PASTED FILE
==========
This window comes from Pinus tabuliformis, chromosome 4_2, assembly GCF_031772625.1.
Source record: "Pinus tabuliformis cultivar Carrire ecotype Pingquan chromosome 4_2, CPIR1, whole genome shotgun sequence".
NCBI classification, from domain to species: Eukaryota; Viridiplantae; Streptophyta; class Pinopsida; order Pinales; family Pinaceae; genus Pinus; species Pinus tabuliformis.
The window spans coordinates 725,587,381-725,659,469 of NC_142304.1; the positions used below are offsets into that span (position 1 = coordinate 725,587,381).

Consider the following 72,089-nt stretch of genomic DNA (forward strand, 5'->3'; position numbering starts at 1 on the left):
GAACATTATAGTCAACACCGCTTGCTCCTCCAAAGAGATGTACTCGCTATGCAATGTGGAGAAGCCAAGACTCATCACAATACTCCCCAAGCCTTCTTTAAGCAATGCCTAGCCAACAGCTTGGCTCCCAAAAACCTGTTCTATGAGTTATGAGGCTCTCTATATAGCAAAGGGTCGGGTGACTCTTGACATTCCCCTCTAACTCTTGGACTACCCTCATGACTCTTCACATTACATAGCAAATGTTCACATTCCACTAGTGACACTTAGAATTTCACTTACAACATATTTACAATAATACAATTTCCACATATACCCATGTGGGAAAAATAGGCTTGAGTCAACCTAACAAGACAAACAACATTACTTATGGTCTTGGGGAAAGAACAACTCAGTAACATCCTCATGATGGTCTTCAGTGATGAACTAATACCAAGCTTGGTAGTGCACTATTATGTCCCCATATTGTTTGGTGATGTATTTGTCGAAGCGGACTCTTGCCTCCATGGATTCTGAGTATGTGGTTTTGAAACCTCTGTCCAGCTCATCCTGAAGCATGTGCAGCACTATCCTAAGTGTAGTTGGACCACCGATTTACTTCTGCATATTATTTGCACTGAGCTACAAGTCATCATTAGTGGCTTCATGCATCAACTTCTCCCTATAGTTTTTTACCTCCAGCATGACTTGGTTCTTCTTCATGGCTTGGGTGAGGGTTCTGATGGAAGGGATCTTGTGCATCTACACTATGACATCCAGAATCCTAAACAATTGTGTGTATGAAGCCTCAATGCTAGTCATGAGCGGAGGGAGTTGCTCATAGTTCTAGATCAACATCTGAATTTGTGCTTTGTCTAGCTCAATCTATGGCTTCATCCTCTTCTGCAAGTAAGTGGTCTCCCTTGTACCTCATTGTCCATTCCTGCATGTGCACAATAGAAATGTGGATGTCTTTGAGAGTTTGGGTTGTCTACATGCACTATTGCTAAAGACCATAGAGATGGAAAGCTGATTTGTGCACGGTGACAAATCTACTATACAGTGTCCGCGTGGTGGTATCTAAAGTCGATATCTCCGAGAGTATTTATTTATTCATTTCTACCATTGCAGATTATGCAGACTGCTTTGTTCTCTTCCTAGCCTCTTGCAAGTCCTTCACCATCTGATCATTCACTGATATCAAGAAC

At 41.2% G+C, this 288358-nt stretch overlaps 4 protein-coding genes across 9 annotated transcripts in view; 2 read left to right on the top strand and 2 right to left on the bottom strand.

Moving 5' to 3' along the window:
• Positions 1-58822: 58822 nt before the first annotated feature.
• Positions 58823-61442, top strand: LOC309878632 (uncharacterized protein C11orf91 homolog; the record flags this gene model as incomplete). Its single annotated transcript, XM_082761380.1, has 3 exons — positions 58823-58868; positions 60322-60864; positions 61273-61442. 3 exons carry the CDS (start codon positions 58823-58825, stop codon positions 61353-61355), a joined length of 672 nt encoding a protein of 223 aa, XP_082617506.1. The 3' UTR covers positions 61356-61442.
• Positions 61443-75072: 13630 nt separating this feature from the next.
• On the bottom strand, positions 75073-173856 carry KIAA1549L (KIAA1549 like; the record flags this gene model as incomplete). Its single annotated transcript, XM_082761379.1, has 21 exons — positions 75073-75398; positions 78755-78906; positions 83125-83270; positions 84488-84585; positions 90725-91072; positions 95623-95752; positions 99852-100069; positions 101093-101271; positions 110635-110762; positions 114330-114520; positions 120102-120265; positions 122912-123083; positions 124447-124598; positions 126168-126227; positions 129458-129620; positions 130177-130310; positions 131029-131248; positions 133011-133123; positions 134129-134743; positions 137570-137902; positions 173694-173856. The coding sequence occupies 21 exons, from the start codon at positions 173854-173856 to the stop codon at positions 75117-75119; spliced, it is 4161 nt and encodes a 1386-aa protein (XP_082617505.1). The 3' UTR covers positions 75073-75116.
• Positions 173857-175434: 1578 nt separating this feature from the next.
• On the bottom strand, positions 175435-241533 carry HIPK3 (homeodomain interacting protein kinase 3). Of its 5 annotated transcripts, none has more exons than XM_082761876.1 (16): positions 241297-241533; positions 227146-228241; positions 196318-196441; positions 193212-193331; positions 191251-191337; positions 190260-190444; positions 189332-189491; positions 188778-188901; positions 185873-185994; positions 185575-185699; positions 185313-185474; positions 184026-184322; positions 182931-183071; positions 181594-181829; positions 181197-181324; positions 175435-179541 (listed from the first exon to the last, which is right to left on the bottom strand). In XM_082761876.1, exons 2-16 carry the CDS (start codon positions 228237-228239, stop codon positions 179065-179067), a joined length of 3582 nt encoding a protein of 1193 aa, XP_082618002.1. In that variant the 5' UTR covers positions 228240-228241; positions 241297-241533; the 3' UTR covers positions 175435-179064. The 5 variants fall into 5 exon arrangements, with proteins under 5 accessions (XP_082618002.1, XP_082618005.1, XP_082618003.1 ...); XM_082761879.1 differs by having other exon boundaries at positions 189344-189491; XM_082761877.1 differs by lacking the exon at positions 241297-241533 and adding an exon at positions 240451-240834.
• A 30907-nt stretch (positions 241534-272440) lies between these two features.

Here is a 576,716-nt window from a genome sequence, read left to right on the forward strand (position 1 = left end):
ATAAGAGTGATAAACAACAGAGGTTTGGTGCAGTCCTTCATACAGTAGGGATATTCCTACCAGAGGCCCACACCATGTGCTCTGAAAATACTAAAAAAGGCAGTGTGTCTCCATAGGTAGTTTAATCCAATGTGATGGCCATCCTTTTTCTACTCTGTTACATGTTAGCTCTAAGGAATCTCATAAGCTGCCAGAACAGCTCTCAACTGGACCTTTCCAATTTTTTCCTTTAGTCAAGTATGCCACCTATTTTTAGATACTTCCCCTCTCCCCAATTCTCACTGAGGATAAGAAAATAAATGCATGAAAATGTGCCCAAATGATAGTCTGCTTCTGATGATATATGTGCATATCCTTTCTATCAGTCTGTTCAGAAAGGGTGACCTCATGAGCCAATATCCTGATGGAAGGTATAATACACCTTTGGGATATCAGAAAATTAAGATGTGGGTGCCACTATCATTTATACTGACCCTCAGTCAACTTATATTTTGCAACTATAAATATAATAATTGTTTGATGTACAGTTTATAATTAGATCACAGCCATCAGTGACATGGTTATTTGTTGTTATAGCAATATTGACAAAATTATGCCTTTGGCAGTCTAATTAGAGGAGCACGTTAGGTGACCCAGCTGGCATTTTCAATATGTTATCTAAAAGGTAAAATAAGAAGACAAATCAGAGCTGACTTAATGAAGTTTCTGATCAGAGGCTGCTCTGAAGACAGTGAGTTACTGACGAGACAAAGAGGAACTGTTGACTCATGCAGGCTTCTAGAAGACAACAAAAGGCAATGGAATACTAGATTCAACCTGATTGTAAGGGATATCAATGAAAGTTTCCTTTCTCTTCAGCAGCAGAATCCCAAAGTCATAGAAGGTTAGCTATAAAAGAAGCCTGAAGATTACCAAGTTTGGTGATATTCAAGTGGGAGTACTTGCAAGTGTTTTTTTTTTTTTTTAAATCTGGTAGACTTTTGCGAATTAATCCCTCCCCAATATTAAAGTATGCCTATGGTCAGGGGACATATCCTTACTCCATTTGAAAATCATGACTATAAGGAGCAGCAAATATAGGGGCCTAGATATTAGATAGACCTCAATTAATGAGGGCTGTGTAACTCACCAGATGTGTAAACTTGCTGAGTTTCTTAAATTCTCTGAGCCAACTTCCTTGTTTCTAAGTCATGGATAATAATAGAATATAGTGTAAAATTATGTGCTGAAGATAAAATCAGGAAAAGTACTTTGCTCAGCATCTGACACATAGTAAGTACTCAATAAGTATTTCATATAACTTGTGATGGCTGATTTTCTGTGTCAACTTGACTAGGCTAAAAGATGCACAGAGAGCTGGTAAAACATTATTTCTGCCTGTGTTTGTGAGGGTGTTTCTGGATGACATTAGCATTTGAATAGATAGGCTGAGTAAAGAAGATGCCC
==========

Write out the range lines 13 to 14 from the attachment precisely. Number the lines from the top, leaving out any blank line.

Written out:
• Positions 173857-175434: 1578 nt separating this feature from the next.
• On the bottom strand, positions 175435-241533 carry HIPK3 (homeodomain interacting protein kinase 3). Of its 5 annotated transcripts, none has more exons than XM_082761876.1 (16): positions 241297-241533; positions 227146-228241; positions 196318-196441; positions 193212-193331; positions 191251-191337; positions 190260-190444; positions 189332-189491; positions 188778-188901; positions 185873-185994; positions 185575-185699; positions 185313-185474; positions 184026-184322; positions 182931-183071; positions 181594-181829; positions 181197-181324; positions 175435-179541 (listed from the first exon to the last, which is right to left on the bottom strand). In XM_082761876.1, exons 2-16 carry the CDS (start codon positions 228237-228239, stop codon positions 179065-179067), a joined length of 3582 nt encoding a protein of 1193 aa, XP_082618002.1. In that variant the 5' UTR covers positions 228240-228241; positions 241297-241533; the 3' UTR covers positions 175435-179064. The 5 variants fall into 5 exon arrangements, with proteins under 5 accessions (XP_082618002.1, XP_082618005.1, XP_082618003.1 ...); XM_082761879.1 differs by having other exon boundaries at positions 189344-189491; XM_082761877.1 differs by lacking the exon at positions 241297-241533 and adding an exon at positions 240451-240834.